Pharmaceutical companies who align themselves with an expert coding and marking provider can often reap the benefits of the relationships that company has with OEMs and Track & Trace providers. As coding and marking is such an integral element of serialization, there is often a reliance on these suppliers for the successful completion of projects, therefore certain elements of a project can sometimes be expedited. Videojet, through its commitment to its customers and ongoing relationships, constantly supports its partners to help them through the implementation phase, bringing to the table elements such as the testing facility for code assurance and other elements of advanced technical support. In addition, given the broad reach of pharmaceutical companies and their often global operations, the company's pharmaceutical experts - whether they be sales engineers or technical support specialists - are available worldwide to cover international serialization projects.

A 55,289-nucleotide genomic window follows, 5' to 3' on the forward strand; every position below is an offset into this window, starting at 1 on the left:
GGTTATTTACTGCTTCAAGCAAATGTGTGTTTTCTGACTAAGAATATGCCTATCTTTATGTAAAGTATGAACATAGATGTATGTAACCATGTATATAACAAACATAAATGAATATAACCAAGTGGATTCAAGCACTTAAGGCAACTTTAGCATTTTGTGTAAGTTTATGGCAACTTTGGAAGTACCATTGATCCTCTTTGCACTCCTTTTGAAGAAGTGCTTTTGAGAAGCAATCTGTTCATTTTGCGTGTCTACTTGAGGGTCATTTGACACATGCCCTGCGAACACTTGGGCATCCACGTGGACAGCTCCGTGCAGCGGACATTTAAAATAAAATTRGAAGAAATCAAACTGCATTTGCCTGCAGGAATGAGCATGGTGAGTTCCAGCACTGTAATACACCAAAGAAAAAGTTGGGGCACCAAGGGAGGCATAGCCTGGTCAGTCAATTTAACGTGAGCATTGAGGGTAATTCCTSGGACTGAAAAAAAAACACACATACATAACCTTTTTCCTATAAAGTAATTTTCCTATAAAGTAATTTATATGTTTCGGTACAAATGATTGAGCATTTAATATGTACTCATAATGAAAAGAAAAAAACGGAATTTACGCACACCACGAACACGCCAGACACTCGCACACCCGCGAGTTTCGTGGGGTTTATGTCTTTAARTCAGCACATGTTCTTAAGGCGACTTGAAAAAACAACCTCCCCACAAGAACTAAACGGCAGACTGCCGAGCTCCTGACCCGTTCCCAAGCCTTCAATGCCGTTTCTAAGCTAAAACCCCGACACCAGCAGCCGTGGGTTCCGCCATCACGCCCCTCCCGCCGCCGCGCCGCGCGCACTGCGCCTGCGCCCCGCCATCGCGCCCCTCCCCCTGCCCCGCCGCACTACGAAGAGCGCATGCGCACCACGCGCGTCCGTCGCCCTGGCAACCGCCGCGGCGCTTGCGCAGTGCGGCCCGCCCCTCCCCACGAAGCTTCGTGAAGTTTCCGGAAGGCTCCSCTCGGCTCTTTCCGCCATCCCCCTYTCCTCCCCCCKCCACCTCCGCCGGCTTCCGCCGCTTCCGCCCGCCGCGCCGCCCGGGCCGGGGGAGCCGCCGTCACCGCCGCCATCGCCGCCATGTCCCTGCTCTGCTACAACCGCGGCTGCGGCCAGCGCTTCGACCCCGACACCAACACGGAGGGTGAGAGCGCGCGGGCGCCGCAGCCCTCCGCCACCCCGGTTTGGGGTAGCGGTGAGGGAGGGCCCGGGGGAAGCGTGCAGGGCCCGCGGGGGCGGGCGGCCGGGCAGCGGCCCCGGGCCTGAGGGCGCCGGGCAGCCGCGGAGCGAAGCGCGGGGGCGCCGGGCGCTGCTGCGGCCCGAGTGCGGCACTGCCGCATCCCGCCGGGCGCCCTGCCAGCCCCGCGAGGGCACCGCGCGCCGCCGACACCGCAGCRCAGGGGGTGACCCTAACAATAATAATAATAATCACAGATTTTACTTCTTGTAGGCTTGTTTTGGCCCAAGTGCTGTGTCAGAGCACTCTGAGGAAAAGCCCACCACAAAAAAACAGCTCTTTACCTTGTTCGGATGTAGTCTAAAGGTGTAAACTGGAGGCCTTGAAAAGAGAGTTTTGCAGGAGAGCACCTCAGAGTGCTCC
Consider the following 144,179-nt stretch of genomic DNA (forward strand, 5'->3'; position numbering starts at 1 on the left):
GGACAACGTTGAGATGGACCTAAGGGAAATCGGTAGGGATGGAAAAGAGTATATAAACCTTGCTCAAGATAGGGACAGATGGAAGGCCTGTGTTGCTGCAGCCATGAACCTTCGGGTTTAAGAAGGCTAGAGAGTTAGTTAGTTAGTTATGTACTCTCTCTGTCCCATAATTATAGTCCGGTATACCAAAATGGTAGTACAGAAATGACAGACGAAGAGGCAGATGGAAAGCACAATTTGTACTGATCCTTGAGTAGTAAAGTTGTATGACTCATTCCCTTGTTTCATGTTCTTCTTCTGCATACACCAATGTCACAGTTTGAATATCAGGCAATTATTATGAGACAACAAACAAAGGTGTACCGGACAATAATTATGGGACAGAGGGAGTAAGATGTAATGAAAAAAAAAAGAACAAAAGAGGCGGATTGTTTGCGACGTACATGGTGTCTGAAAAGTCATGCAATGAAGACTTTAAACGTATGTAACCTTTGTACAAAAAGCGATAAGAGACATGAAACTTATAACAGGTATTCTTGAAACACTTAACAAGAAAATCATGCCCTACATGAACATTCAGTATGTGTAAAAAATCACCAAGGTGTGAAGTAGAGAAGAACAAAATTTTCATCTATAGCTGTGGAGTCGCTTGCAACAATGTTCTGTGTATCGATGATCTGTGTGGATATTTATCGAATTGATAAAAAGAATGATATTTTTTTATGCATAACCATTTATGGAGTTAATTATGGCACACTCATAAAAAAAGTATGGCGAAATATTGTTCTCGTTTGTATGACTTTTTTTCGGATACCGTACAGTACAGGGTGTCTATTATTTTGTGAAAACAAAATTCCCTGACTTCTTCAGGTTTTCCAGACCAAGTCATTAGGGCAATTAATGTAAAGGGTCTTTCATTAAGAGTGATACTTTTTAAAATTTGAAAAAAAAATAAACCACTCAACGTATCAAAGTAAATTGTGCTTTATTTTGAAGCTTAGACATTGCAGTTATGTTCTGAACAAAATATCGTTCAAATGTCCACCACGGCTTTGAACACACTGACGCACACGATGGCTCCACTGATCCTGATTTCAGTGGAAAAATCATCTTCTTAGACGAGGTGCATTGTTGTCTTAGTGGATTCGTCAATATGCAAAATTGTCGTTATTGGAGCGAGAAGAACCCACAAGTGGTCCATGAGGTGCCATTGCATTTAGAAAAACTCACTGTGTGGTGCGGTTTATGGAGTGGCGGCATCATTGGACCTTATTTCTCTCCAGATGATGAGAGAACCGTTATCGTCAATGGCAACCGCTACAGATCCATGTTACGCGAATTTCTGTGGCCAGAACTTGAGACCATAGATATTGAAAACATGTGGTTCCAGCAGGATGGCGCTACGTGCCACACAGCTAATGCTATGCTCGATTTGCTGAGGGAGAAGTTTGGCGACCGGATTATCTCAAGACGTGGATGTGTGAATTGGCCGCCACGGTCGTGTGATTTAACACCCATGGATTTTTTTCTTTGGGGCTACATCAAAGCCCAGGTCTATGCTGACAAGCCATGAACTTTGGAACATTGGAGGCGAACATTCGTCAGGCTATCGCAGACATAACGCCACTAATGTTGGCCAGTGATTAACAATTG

Pharmaceutical companies do not have a choice where compliance is concerned - outside of losing business as a result of lack of preparedness. Take steps today, engage with expert partners, and reap the rewards through operational preparedness.